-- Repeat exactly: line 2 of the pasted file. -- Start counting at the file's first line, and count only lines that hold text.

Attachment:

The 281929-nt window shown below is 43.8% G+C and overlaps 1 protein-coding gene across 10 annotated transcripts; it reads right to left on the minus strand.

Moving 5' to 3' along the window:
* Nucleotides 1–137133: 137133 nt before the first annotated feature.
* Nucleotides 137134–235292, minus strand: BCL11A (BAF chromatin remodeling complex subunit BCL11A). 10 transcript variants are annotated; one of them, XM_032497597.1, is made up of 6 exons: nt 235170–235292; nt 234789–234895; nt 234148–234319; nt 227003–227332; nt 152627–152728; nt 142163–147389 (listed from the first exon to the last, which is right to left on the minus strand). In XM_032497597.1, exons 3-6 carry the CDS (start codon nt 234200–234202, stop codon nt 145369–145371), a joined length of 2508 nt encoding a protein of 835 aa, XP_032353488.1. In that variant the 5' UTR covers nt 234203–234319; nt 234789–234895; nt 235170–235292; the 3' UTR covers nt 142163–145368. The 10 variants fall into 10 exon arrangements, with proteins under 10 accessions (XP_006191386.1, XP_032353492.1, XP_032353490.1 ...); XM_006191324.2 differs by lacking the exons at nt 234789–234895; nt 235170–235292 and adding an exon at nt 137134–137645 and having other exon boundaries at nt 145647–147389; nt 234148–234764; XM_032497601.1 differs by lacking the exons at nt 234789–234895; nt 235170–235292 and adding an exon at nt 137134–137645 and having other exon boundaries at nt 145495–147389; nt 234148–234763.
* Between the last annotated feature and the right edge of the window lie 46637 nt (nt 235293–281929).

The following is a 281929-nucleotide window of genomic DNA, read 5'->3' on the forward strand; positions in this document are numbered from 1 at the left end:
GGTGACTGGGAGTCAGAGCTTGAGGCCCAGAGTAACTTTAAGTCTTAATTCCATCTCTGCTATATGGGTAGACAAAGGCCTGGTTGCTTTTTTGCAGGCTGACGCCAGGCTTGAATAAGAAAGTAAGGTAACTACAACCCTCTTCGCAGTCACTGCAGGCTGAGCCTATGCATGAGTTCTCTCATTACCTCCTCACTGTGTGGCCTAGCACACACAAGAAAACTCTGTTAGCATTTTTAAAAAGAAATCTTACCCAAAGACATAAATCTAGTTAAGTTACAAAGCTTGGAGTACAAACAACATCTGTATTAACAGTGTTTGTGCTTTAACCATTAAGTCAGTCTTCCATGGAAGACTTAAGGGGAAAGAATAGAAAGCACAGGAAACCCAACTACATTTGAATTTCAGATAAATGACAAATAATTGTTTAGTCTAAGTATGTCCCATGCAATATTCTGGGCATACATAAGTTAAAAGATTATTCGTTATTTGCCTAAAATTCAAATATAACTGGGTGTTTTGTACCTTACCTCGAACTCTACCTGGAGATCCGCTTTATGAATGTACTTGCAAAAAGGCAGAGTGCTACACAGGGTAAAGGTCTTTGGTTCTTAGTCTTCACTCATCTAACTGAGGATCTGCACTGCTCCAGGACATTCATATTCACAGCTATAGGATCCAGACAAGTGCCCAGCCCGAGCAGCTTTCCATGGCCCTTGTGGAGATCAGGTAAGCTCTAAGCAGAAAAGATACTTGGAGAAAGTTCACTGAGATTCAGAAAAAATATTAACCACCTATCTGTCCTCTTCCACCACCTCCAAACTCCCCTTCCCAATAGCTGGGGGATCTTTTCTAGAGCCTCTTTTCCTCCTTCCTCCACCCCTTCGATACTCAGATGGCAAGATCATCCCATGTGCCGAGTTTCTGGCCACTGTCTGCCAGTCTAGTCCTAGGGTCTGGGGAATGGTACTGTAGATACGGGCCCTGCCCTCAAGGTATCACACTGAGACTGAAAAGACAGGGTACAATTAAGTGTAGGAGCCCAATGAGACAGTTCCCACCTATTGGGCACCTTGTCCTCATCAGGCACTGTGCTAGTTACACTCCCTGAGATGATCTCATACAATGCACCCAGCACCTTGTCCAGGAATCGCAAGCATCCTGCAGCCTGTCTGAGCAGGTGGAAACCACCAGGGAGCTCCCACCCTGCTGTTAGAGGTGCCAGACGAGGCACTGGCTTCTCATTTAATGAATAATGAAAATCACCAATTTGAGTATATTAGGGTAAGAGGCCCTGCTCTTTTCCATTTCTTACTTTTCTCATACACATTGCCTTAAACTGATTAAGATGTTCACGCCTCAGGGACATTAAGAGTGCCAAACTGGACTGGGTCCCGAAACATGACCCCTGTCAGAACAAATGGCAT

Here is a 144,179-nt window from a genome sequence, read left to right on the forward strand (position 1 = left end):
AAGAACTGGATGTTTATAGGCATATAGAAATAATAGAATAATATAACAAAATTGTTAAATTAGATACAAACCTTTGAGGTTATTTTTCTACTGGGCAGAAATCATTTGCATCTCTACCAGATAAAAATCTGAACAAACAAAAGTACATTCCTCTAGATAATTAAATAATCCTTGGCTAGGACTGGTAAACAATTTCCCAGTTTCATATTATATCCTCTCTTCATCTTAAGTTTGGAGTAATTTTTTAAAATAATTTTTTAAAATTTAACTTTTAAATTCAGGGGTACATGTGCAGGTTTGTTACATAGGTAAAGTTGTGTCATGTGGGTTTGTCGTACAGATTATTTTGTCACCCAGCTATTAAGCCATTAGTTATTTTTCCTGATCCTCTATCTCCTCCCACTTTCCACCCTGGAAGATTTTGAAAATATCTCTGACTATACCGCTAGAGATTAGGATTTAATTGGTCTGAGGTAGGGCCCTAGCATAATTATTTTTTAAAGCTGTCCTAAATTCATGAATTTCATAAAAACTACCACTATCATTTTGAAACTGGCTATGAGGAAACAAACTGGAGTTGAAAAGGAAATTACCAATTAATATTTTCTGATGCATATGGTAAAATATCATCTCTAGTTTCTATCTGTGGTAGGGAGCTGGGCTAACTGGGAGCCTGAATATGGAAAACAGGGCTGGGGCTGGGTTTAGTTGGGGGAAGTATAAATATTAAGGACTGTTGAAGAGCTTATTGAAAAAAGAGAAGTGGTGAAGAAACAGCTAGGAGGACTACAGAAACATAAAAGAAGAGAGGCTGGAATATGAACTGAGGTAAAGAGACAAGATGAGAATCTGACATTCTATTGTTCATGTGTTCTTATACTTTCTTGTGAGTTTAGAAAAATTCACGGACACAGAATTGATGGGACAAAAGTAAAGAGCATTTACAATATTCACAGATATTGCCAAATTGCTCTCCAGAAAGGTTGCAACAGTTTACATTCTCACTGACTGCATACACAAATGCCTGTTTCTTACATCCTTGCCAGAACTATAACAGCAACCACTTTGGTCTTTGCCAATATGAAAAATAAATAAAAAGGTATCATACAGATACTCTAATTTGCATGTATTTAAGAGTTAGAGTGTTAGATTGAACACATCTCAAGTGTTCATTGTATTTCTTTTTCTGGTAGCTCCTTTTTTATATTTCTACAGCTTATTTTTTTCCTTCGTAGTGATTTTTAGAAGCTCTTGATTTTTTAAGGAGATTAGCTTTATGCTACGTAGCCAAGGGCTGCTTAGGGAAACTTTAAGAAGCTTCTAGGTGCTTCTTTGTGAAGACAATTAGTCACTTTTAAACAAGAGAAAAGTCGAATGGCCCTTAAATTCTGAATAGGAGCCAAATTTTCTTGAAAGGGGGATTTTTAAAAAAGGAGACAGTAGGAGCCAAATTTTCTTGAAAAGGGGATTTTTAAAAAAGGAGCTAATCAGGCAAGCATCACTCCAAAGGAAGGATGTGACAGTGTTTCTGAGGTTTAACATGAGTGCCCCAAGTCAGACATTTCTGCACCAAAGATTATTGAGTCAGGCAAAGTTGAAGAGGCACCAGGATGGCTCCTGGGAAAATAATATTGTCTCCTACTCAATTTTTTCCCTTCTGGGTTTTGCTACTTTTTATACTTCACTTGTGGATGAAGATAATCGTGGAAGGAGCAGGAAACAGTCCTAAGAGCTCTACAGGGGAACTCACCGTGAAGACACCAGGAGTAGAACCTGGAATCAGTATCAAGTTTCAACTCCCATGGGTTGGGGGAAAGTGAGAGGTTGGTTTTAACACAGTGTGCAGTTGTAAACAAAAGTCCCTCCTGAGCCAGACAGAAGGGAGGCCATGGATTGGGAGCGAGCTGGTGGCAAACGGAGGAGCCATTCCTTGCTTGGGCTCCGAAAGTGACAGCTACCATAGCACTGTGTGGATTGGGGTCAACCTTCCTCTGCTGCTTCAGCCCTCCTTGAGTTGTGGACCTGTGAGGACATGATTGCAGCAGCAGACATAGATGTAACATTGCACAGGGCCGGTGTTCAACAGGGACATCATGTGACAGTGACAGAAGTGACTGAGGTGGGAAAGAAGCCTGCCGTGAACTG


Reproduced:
Moving 5' to 3' along the window: